A key congressional committee chairman from the West is holding a hearing Thursday to discuss the effects of wildfire smoke on air quality and public health.
Rep. Greg Walden, R-Ore., who chairs the House of Representatives’ Energy and Commerce Committee, will convene the panel’s environmental subcommittee for a discussion titled “Air Quality Impact of Wildfires: Mitigation and Management Strategies”. The hearing in Washington, D.C. will be streamed online beginning at 10 a.m. Pacific time.
Walden’s district in southern Oregon has been inundated by smoke from Western wildfires, including several major ones in Northern California. In late July, the Carr Fire started near Redding, Calif., and burned 229,651 acres, and currently the Hirz and Delta fires near Lakehead, Calif., have together charred nearly 100,000 acres and are still raging. Interstate 5 reopened to single lanes in each direction Monday after having been closed five days because of the Delta Fire.
“I hear one message loud and clear from concerned citizens throughout my district whose communities have been blanketed with smoke: something needs to change,” Walden says. “This hearing will call attention to the impact of wildfire smoke on our health, and examine improvements that can be made to the way we manage our forests to help prevent the unnaturally catastrophic wildfire season that we are battling once again.”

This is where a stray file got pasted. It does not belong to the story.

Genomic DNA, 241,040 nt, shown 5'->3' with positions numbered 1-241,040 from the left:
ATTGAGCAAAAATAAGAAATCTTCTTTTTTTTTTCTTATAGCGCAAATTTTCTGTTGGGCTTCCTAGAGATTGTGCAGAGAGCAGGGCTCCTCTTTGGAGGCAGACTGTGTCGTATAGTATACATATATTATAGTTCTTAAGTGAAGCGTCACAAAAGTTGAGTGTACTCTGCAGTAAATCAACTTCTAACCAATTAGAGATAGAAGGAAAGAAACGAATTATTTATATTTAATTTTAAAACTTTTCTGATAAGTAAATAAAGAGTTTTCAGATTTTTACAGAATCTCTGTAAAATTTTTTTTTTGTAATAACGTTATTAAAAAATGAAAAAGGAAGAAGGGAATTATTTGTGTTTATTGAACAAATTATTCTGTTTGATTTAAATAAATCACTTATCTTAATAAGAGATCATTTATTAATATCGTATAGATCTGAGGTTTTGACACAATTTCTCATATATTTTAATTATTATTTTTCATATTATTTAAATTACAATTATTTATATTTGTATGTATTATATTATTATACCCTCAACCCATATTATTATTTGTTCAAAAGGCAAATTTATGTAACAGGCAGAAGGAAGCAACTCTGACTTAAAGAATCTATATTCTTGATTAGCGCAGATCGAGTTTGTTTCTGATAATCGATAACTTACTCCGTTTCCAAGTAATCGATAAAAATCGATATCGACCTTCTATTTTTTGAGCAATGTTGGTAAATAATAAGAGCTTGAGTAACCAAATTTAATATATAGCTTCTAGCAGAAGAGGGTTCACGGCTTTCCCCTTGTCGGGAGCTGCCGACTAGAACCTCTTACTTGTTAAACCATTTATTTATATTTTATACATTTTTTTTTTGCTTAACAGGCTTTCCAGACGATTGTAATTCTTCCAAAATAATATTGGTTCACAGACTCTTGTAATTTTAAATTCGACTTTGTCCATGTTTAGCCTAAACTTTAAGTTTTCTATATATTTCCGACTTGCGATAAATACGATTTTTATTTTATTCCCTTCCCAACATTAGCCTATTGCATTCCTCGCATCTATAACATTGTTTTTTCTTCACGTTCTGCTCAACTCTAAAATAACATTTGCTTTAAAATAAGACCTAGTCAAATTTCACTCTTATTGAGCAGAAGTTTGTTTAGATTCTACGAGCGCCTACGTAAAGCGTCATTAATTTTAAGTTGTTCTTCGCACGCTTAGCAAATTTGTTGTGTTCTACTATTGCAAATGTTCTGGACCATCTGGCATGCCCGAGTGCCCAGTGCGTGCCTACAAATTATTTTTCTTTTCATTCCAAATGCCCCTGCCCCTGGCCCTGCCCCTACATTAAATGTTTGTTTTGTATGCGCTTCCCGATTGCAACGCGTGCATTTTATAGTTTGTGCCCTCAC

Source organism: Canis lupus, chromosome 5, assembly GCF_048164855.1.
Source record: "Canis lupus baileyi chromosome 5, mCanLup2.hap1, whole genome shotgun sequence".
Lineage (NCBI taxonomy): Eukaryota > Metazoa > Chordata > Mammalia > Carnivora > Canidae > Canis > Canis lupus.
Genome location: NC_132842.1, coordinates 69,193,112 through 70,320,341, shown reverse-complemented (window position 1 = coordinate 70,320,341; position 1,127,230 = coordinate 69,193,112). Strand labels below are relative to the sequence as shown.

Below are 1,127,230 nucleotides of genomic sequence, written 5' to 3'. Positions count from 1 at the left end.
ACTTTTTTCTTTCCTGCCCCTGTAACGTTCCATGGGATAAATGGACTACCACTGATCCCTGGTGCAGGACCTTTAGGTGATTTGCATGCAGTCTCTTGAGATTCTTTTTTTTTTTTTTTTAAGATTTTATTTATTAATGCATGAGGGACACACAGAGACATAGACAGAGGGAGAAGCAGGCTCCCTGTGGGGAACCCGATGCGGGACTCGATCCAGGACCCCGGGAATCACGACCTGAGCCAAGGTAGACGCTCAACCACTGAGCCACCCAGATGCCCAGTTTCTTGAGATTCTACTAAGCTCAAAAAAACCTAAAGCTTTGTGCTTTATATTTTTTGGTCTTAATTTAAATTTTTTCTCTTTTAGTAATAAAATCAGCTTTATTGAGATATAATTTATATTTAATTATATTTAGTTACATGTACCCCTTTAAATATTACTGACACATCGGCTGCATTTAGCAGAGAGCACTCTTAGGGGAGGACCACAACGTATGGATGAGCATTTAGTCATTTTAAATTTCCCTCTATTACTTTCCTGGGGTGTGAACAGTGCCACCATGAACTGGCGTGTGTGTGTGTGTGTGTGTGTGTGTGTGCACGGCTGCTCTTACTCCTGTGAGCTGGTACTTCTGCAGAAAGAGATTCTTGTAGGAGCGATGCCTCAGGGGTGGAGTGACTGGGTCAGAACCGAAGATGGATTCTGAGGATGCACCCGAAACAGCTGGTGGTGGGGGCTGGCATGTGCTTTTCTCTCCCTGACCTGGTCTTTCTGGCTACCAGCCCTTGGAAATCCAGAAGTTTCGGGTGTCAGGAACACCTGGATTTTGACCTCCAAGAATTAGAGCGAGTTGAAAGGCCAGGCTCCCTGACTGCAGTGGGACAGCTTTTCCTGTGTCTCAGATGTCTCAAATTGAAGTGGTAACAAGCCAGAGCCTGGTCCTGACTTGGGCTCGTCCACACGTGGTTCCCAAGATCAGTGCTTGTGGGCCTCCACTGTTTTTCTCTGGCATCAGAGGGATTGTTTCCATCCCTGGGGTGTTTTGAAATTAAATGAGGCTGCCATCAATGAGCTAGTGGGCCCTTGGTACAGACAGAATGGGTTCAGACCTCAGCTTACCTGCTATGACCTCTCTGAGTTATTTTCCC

The hearing comes as smoky skies have caused numerous headaches for California growers. For instance, farms in the midst of almond harvest have been unable to pick up nuts as quickly as normal because of unhealthy air or morning dew, and this has put added pest pressure on nuts, University of California Cooperative Extension advisor Dani Lightle has reported. Wine grape growers have been concerned about smoke taint in grapes.
In July, Walden called for forest management reforms in the upcoming Farm Bill in response to the worsening wildfires in recent years. He cites studies by the Nature Conservancy, the U.S. Forest Service and others that suggest that active management of fire fuels can reduce the size and intensity of wildfires by up to 70 percent, and can reduce carbon emissions from wildfires by up to 85 percent.
To learn more about Walden’s forest policy reforms, click here. More information on the hearing, including a background memo and live webcast, will be made available on the Energy and Commerce Committee’s website.